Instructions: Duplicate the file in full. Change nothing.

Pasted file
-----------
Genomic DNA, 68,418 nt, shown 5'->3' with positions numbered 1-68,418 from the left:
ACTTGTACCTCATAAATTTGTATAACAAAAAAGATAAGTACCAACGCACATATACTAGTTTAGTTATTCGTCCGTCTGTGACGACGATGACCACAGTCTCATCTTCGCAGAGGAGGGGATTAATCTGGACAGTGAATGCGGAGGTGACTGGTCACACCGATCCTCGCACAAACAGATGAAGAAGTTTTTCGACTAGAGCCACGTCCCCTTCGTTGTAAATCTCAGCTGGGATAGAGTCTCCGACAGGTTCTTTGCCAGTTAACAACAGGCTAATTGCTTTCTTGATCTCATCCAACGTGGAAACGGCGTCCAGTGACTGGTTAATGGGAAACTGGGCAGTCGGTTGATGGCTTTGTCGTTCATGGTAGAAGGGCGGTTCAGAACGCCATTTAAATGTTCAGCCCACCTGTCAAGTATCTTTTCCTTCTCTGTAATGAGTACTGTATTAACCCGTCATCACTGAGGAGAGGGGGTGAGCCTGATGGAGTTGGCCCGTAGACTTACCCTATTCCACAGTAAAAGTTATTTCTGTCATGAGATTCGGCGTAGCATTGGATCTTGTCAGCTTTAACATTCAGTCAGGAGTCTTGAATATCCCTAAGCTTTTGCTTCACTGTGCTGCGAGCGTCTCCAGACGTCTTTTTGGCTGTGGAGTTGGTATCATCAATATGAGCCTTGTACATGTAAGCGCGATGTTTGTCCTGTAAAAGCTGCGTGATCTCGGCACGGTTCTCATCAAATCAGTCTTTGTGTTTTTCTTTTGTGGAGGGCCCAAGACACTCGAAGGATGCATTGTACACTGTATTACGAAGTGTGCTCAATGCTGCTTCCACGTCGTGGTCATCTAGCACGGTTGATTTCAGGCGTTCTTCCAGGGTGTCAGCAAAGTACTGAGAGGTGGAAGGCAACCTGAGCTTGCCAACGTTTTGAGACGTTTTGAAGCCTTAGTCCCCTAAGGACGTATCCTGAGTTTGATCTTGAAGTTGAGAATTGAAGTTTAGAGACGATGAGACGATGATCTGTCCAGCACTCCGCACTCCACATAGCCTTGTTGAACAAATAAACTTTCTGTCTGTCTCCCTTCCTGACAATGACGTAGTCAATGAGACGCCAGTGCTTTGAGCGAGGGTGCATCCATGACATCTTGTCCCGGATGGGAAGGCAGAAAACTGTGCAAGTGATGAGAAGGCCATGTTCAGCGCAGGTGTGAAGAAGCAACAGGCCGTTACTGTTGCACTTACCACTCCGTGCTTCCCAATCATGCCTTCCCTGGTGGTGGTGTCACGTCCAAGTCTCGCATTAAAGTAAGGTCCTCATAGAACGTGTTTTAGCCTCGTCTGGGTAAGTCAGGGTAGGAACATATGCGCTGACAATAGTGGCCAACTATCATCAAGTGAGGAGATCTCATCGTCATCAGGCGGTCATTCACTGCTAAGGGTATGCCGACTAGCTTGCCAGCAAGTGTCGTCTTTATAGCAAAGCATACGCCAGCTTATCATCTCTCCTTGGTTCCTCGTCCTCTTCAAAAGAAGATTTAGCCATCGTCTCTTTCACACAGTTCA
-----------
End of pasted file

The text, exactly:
Genomic DNA, 68,418 nt, shown 5'->3' with positions numbered 1-68,418 from the left:
ACTTGTACCTCATAAATTTGTATAACAAAAAAGATAAGTACCAACGCACATATACTAGTTTAGTTATTCGTCCGTCTGTGACGACGATGACCACAGTCTCATCTTCGCAGAGGAGGGGATTAATCTGGACAGTGAATGCGGAGGTGACTGGTCACACCGATCCTCGCACAAACAGATGAAGAAGTTTTTCGACTAGAGCCACGTCCCCTTCGTTGTAAATCTCAGCTGGGATAGAGTCTCCGACAGGTTCTTTGCCAGTTAACAACAGGCTAATTGCTTTCTTGATCTCATCCAACGTGGAAACGGCGTCCAGTGACTGGTTAATGGGAAACTGGGCAGTCGGTTGATGGCTTTGTCGTTCATGGTAGAAGGGCGGTTCAGAACGCCATTTAAATGTTCAGCCCACCTGTCAAGTATCTTTTCCTTCTCTGTAATGAGTACTGTATTAACCCGTCATCACTGAGGAGAGGGGGTGAGCCTGATGGAGTTGGCCCGTAGACTTACCCTATTCCACAGTAAAAGTTATTTCTGTCATGAGATTCGGCGTAGCATTGGATCTTGTCAGCTTTAACATTCAGTCAGGAGTCTTGAATATCCCTAAGCTTTTGCTTCACTGTGCTGCGAGCGTCTCCAGACGTCTTTTTGGCTGTGGAGTTGGTATCATCAATATGAGCCTTGTACATGTAAGCGCGATGTTTGTCCTGTAAAAGCTGCGTGATCTCGGCACGGTTCTCATCAAATCAGTCTTTGTGTTTTTCTTTTGTGGAGGGCCCAAGACACTCGAAGGATGCATTGTACACTGTATTACGAAGTGTGCTCAATGCTGCTTCCACGTCGTGGTCATCTAGCACGGTTGATTTCAGGCGTTCTTCCAGGGTGTCAGCAAAGTACTGAGAGGTGGAAGGCAACCTGAGCTTGCCAACGTTTTGAGACGTTTTGAAGCCTTAGTCCCCTAAGGACGTATCCTGAGTTTGATCTTGAAGTTGAGAATTGAAGTTTAGAGACGATGAGACGATGATCTGTCCAGCACTCCGCACTCCACATAGCCTTGTTGAACAAATAAACTTTCTGTCTGTCTCCCTTCCTGACAATGACGTAGTCAATGAGACGCCAGTGCTTTGAGCGAGGGTGCATCCATGACATCTTGTCCCGGATGGGAAGGCAGAAAACTGTGCAAGTGATGAGAAGGCCATGTTCAGCGCAGGTGTGAAGAAGCAACAGGCCGTTACTGTTGCACTTACCACTCCGTGCTTCCCAATCATGCCTTCCCTGGTGGTGGTGTCACGTCCAAGTCTCGCATTAAAGTAAGGTCCTCATAGAACGTGTTTTAGCCTCGTCTGGGTAAGTCAGGGTAGGAACATATGCGCTGACAATAGTGGCCAACTATCATCAAGTGAGGAGATCTCATCGTCATCAGGCGGTCATTCACTGCTAAGGGTATGCCGACTAGCTTGCCAGCAAGTGTCGTCTTTATAGCAAAGCATACGCCAGCTTATCATCTCTCCTTGGTTCCTCGTCCTCTTCAAAAGAAGATTTAGCCATCGTCTCTTTCACACAGTTCA